Touch 1

Thursday, 18. June 2009

Touch

Verbatim original draft rewritten 26.10.95 but started in 1989.

The subject of this book is just out of reach. We have all touched it and found it too vast, too difficult to grasp and impossible to capture while life goes on pressing us to react and plan.

We touch the world and it touches us. We touch it physically, we touch it mentally, we certainly have an energetic symbiosis with it.

Nobody with consciousness has failed to notice the shifting moods of life incoming and projected out; everyone has asked themselves what happiness is and how come you never hold onto it. We are aware that our hold on life affects the life we end up leading and our language is full of words acknowledging this perception:

Some cling and some let themselves go; some get stuck in and some put everything in its place. Some want to hit targets and others prefer to relax, tune in and float downstream, Some are cool and others have the hots. Some feel the presence of God and others think science will explain every process.

It may be true, as some therapies assert, that groups of people are biased in their perception to either images, sounds or sensations, but the physicality implied by any of these is inescapable and for our purposes here every kind of sensibility is a flow of touch, between the self and everything else….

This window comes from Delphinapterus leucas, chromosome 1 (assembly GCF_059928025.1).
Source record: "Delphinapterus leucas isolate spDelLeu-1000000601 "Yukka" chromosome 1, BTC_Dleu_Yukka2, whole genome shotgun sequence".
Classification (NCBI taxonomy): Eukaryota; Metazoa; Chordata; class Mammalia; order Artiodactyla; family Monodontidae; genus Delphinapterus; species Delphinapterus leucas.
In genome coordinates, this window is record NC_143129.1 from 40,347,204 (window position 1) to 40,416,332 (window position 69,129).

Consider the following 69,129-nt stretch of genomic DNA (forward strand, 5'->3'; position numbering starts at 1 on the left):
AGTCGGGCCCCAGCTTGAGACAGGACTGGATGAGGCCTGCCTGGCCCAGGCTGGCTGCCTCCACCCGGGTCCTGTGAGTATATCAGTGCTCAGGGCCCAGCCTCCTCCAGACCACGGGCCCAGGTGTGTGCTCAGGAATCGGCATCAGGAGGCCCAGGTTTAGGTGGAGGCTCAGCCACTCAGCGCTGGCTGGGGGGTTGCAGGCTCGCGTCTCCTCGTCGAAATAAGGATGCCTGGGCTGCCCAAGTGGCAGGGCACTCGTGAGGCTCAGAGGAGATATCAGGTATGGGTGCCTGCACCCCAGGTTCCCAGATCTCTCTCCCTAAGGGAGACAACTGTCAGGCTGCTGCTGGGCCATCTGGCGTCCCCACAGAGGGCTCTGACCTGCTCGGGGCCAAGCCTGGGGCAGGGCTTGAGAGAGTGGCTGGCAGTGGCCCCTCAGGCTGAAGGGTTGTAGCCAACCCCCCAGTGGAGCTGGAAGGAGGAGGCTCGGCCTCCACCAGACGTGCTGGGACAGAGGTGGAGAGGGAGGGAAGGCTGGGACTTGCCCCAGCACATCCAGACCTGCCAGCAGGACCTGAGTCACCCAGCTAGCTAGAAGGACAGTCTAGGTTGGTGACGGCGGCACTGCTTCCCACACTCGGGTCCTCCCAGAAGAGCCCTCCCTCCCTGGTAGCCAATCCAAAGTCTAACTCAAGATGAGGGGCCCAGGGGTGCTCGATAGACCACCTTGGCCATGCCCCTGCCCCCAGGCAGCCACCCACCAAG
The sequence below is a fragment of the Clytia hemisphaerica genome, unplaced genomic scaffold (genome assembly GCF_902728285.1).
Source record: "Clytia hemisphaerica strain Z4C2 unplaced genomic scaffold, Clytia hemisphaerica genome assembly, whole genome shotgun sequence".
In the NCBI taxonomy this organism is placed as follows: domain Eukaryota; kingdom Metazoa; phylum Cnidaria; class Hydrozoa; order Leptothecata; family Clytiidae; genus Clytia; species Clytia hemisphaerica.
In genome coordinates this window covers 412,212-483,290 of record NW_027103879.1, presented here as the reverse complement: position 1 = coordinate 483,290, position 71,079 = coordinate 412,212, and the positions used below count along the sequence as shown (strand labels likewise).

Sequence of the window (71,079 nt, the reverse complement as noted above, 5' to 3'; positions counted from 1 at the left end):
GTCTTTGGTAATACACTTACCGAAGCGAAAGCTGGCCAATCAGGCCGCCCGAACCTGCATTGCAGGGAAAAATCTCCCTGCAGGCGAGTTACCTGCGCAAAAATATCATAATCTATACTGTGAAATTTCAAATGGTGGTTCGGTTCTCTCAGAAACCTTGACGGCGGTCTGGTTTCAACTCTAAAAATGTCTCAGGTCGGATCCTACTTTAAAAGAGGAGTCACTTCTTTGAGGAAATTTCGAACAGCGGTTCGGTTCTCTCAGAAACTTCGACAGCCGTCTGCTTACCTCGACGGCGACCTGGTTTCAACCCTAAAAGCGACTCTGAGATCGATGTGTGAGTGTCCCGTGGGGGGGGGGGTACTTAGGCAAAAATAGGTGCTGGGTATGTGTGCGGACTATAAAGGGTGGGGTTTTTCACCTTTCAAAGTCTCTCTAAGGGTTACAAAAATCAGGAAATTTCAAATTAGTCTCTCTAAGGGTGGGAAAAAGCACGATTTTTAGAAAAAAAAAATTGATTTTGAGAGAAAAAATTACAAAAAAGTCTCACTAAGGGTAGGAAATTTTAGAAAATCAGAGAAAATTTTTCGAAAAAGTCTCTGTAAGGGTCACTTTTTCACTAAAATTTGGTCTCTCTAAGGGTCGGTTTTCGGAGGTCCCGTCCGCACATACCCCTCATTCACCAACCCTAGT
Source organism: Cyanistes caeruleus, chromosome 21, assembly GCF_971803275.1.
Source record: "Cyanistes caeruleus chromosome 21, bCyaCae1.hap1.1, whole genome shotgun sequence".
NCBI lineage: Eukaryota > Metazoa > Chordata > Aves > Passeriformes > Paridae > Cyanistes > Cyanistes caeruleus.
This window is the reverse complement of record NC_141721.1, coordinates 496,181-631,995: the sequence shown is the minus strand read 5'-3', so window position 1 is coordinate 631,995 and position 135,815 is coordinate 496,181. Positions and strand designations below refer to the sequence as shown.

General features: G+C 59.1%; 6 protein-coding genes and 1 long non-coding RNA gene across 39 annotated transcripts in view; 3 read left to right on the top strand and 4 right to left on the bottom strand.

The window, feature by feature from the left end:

So, is touch a kind of frontier between ourselves and the world? Between the life we could lead and the life we let ourselves lead, between much wanted security and all that stuff coming in: sensation, information, communication, inclusion, exclusion, aggression, projection, prejudice, propaganda, odour, microbes and invisible rays from outer space! The nicer word for frontier is boundary and the nastier version is defence mechanism.

But all of these are just concepts and like all concepts just distinctions; in the real chain of description for any given moment of touch it would be difficult to draw any frontier. Each of us routinely knows who Me is, but many of us have experiences that show how the edge of me can change. Love is an example, the boundary for joy is certainly much further out than the walls we feel in depression. Contentment embraces a wider world than irritation does and anger narrows our world down to one single window of attack.

The world changes all the time in size and scope; the same world becomes friendlier or more hostile, lighter or darker, according to our moods. This is obvious now, but not when you are caught up in that mood. Only from a distance can we see where we really were, usually a distance in time at the very least. This book has distance as one of its purposes; it seeks to be a kind of meditation.

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